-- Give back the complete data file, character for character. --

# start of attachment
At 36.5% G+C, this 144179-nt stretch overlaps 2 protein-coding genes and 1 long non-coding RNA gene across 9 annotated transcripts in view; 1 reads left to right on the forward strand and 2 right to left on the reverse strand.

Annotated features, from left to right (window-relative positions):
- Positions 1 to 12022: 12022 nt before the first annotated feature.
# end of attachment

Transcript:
At 36.5% G+C, this 144179-nt stretch overlaps 2 protein-coding genes and 1 long non-coding RNA gene across 9 annotated transcripts in view; 1 reads left to right on the forward strand and 2 right to left on the reverse strand.

Annotated features, from left to right (window-relative positions):
- Positions 1 to 12022: 12022 nt before the first annotated feature.